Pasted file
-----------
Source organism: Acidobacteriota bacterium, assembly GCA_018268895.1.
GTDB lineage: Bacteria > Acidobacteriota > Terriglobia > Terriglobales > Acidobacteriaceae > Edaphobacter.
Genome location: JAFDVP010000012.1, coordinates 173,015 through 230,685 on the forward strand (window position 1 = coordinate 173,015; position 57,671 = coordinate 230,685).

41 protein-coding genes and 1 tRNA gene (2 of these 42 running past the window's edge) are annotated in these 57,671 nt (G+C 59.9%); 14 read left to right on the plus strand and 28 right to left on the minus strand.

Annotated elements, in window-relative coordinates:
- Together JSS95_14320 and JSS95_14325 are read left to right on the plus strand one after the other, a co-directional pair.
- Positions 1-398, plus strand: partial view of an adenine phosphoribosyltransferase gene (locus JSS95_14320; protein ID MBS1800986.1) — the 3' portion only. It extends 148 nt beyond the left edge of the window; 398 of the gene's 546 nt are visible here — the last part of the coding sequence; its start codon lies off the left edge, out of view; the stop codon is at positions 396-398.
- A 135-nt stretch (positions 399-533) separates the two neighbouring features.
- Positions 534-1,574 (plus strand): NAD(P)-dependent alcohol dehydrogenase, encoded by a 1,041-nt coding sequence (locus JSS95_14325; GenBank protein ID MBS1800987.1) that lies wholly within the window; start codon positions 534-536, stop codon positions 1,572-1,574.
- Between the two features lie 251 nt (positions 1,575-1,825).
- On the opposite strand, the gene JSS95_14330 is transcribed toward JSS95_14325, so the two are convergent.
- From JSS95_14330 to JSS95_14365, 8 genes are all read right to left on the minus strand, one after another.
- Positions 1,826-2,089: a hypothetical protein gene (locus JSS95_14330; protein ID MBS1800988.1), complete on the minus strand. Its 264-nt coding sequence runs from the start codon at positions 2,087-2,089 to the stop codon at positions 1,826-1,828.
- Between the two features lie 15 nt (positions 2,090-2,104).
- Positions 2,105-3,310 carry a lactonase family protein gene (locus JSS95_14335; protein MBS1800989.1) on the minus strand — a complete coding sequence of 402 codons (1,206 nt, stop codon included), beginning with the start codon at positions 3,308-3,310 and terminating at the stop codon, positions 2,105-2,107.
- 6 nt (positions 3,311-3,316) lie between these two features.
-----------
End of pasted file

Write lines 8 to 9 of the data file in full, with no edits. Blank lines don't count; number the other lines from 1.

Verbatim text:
- A 135-nt stretch (positions 399-533) separates the two neighbouring features.
- Positions 534-1,574 (plus strand): NAD(P)-dependent alcohol dehydrogenase, encoded by a 1,041-nt coding sequence (locus JSS95_14325; GenBank protein ID MBS1800987.1) that lies wholly within the window; start codon positions 534-536, stop codon positions 1,572-1,574.